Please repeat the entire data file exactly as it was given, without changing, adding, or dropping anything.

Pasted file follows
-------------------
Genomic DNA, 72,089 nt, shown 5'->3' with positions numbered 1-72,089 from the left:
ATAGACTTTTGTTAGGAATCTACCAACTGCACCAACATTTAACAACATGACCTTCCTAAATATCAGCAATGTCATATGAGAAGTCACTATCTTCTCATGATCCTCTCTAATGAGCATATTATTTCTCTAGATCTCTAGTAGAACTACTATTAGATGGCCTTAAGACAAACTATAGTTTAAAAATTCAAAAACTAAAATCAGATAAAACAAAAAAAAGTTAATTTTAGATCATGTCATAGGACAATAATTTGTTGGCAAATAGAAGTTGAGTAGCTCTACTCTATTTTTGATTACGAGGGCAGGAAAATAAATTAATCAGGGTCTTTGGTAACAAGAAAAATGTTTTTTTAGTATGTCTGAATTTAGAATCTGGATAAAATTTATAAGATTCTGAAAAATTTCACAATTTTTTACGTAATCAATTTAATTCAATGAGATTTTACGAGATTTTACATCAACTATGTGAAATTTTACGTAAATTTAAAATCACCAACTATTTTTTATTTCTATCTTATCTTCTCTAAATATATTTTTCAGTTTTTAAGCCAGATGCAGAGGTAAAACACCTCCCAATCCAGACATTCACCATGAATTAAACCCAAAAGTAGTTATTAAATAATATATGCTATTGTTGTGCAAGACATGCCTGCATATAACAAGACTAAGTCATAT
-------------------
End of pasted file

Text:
Genomic DNA, 72,089 nt, shown 5'->3' with positions numbered 1-72,089 from the left:
ATAGACTTTTGTTAGGAATCTACCAACTGCACCAACATTTAACAACATGACCTTCCTAAATATCAGCAATGTCATATGAGAAGTCACTATCTTCTCATGATCCTCTCTAATGAGCATATTATTTCTCTAGATCTCTAGTAGAACTACTATTAGATGGCCTTAAGACAAACTATAGTTTAAAAATTCAAAAACTAAAATCAGATAAAACAAAAAAAAGTTAATTTTAGATCATGTCATAGGACAATAATTTGTTGGCAAATAGAAGTTGAGTAGCTCTACTCTATTTTTGATTACGAGGGCAGGAAAATAAATTAATCAGGGTCTTTGGTAACAAGAAAAATGTTTTTTTAGTATGTCTGAATTTAGAATCTGGATAAAATTTATAAGATTCTGAAAAATTTCACAATTTTTTACGTAATCAATTTAATTCAATGAGATTTTACGAGATTTTACATCAACTATGTGAAATTTTACGTAAATTTAAAATCACCAACTATTTTTTATTTCTATCTTATCTTCTCTAAATATATTTTTCAGTTTTTAAGCCAGATGCAGAGGTAAAACACCTCCCAATCCAGACATTCACCATGAATTAAACCCAAAAGTAGTTATTAAATAATATATGCTATTGTTGTGCAAGACATGCCTGCATATAACAAGACTAAGTCATAT